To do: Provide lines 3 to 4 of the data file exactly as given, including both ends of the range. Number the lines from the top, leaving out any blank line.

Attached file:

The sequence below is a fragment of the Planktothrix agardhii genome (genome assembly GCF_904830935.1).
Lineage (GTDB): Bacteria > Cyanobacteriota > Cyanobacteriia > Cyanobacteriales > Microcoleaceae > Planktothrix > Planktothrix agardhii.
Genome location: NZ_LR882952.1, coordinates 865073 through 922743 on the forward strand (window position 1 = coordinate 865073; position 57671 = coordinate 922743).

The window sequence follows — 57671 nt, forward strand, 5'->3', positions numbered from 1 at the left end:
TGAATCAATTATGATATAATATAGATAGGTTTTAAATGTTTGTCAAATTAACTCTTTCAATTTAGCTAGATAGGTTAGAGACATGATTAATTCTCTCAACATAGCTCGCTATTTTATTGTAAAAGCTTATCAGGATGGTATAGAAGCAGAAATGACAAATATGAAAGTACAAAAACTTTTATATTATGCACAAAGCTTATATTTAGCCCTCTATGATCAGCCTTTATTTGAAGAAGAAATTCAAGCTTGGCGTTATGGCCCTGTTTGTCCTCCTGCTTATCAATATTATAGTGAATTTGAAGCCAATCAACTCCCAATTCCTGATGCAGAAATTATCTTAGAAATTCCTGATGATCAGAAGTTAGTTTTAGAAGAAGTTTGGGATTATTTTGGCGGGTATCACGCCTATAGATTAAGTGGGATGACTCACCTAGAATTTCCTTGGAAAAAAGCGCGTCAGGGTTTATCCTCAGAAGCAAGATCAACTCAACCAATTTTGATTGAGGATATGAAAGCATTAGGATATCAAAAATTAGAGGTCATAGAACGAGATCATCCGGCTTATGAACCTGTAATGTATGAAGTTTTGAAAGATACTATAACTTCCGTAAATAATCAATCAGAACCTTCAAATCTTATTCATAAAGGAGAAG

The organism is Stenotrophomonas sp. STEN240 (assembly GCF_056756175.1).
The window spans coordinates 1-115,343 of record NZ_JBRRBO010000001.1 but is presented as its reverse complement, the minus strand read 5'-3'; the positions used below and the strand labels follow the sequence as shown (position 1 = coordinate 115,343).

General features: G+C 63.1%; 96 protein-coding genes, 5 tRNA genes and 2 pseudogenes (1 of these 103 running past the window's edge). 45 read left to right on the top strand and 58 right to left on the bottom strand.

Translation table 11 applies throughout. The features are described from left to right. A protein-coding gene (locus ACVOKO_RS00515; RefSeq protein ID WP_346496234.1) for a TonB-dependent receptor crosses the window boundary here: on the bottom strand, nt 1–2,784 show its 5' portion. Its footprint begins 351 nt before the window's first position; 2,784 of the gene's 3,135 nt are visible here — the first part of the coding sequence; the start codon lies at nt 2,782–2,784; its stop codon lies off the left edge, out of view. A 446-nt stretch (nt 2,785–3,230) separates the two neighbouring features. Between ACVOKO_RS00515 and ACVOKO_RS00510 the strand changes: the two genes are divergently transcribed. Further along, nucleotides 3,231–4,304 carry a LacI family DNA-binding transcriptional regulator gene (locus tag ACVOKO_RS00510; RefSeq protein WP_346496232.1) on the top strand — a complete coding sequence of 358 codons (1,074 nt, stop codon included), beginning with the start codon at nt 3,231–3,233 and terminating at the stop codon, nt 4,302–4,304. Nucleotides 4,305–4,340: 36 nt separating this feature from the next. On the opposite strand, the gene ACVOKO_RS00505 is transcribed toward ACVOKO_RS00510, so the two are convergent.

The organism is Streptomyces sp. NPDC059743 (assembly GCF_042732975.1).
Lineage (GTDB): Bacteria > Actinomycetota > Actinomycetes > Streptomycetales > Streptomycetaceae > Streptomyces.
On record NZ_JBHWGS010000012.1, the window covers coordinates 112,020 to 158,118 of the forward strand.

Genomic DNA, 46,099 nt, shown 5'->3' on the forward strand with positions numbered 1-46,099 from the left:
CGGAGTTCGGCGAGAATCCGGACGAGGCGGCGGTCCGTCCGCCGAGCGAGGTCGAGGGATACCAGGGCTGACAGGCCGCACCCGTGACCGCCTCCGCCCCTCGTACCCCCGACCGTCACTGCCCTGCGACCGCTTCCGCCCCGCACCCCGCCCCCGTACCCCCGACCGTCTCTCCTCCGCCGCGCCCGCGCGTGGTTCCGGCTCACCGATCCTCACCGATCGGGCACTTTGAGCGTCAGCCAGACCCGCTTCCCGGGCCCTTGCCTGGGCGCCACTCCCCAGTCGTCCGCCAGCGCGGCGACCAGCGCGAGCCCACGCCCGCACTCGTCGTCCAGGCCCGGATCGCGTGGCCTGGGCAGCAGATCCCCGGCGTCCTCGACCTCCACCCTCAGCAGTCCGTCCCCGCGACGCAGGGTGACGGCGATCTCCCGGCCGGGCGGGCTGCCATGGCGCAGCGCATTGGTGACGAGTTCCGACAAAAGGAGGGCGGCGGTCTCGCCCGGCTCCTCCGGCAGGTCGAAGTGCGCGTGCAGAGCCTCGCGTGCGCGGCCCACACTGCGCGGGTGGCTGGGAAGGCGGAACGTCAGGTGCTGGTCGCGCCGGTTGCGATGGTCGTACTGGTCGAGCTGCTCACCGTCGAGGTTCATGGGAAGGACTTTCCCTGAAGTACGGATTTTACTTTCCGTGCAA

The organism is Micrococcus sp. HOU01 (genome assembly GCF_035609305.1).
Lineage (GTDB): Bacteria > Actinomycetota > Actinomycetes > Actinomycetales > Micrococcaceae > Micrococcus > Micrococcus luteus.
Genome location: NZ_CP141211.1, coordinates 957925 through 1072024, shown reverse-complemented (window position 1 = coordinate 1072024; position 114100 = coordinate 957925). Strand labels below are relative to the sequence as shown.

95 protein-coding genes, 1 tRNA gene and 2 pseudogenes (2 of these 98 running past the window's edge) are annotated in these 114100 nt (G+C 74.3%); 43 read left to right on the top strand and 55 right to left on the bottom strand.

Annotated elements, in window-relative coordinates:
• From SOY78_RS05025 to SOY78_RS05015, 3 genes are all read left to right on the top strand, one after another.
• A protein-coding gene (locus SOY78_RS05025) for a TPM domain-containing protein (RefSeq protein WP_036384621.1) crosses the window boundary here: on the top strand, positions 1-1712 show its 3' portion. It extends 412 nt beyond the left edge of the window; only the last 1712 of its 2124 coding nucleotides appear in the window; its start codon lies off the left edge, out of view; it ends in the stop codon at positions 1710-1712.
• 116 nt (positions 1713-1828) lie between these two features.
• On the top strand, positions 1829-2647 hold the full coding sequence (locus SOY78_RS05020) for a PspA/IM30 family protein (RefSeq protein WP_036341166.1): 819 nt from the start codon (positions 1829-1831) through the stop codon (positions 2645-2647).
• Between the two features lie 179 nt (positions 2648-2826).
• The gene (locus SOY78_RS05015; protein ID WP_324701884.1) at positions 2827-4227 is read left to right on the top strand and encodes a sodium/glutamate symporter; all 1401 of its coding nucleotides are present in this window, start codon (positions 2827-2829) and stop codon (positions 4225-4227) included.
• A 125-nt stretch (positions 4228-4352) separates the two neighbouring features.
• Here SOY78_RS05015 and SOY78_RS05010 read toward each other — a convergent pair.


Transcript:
Genome location: NZ_LR882952.1, coordinates 865073 through 922743 on the forward strand (window position 1 = coordinate 865073; position 57671 = coordinate 922743).

The window sequence follows — 57671 nt, forward strand, 5'->3', positions numbered from 1 at the left end: